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The Orba palm-sized music sequencer can now help you create music videos

Artiphon has announced a new companion app for its Orba instrument that lets anyone create music videos right from a smartphone. Orbacam, available today for iOS, syncs a series of visual effects to the beat of whatever music you’re playing on the Orba, a palm-sized music sequencer.

The idea is that you might have a pulsing effect, for instance, that highlights different elements in a video and changes intensity with the beat you’re playing on the Orba. The video below demonstrates what this might look like.

SIMPLICITY — The Orba, if you don’t know, is a $99 piece of hardware that acts as a handheld synth, looper, and MIDI controller and lets you make music on the fly, without the need for more sophisticated desktop software or any real audio-mixing experience for that matter.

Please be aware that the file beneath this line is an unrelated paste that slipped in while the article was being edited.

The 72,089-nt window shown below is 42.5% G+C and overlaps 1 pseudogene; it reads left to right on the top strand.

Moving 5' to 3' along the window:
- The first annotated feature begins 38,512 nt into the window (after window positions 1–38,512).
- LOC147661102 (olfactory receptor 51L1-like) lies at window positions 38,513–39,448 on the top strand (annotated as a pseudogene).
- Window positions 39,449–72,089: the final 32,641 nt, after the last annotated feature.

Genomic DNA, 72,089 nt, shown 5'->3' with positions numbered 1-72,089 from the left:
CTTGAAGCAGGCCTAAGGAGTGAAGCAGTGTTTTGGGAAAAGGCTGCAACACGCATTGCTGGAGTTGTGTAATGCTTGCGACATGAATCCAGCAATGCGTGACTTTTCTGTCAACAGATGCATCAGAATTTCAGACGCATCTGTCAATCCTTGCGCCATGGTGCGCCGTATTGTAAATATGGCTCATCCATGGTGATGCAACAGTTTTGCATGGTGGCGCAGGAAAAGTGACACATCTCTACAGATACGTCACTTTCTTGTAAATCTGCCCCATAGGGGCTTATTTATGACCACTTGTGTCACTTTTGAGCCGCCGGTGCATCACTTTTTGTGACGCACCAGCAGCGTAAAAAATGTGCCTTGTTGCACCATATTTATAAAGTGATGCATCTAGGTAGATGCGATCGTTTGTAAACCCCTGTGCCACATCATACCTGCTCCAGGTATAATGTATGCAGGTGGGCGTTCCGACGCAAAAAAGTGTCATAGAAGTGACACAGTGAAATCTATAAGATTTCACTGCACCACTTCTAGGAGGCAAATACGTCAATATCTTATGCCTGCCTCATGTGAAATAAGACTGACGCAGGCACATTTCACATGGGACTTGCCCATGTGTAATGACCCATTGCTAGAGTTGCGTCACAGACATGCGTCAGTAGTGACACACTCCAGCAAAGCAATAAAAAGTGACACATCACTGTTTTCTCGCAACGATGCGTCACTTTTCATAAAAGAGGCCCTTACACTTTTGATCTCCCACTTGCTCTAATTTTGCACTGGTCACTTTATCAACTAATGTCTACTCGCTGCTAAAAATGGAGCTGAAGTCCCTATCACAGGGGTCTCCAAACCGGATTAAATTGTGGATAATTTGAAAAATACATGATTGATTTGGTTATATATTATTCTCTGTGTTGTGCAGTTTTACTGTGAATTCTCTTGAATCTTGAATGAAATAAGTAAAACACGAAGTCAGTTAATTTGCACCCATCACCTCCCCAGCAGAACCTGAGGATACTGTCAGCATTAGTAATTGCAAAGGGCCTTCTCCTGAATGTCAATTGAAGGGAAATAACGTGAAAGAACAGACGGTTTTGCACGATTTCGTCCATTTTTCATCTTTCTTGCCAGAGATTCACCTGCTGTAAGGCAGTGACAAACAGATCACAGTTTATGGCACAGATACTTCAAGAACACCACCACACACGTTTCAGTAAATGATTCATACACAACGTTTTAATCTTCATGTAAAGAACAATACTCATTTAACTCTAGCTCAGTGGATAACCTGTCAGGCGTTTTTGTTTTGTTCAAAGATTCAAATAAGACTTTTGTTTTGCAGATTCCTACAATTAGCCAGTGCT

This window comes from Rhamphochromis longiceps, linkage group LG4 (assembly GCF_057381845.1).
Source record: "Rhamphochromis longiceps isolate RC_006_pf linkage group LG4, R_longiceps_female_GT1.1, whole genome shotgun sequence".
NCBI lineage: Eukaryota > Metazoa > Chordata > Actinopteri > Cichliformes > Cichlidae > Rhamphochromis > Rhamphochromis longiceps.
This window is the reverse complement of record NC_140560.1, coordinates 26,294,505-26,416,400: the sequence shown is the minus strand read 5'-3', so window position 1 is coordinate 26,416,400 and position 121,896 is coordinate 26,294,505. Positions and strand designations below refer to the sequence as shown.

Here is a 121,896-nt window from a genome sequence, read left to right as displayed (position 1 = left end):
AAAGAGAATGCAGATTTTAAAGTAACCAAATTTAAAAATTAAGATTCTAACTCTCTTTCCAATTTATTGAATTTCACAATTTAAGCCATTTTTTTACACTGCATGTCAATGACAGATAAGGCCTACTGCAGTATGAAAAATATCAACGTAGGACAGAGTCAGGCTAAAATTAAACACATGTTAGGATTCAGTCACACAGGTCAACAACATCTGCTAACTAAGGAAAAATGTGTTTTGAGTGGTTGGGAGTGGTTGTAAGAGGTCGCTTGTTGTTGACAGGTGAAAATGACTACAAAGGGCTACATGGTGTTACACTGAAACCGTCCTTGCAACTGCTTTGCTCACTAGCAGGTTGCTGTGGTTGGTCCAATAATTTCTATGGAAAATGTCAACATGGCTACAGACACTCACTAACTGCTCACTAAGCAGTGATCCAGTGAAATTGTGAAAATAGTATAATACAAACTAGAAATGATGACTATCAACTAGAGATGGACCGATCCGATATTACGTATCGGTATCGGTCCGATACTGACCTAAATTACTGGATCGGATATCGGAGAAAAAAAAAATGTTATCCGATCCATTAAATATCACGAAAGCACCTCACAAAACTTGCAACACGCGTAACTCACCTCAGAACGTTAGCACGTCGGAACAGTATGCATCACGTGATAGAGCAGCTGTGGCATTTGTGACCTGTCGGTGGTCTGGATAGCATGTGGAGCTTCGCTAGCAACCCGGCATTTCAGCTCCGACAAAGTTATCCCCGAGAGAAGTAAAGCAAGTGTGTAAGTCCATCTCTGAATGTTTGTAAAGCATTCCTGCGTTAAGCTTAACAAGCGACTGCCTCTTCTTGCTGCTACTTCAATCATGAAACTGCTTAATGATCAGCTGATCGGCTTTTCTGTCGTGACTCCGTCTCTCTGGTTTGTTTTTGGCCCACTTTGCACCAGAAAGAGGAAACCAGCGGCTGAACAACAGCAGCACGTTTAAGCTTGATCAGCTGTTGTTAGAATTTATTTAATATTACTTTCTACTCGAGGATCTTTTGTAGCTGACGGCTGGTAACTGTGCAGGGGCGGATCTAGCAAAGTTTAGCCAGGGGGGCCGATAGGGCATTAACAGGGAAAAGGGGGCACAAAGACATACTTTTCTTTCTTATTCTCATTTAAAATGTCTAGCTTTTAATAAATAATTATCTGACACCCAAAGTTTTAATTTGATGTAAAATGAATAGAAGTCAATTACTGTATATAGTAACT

The puck-shaped device features a series of buttons with different modes — bass, drum, etc. — that users can toggle between and play with sounds like kick, snare, etc — as they lay down a track. The Orba offers some more sophisticated functions for those willing to go deeper, but it’s basically an idiot-proof way to experiment with making music. Our review describes the simple process of recording a track with the device:

To lay down a track, all you need to do is turn it on, and press the A and then 6 / Record button. You'll hear a metronome, while the LED's around the edge of the device illuminate one after the other on the beat. Tap out a beat or a melody and hit the A button to end, and whatever you've recorded will start looping. You can then overdub as many additional parts as you'd like, erase ones you don't, or simply let the loop play while you test out different sounds before recording them.
NO POST-PRODUCTION — You can imagine with the Orbacam app that you could add some emotional impact to any type of video you might want to share on social media. Maker Artiphon says the app “lets you create a musical selfie on the go, add a meditative tone to your morning coffee, or compose the orchestral score for sunset in real time.”

Songs don’t need to be pre-recorded, so you can have some spontaneous fun filming a video and tapping out a beat. But you can also import videos or photos from a camera roll and create audio after the fact. When you’re done making your music video, sounds and visual effects are baked into the export.

Orbacam is available on iOS today. No word on an Android release.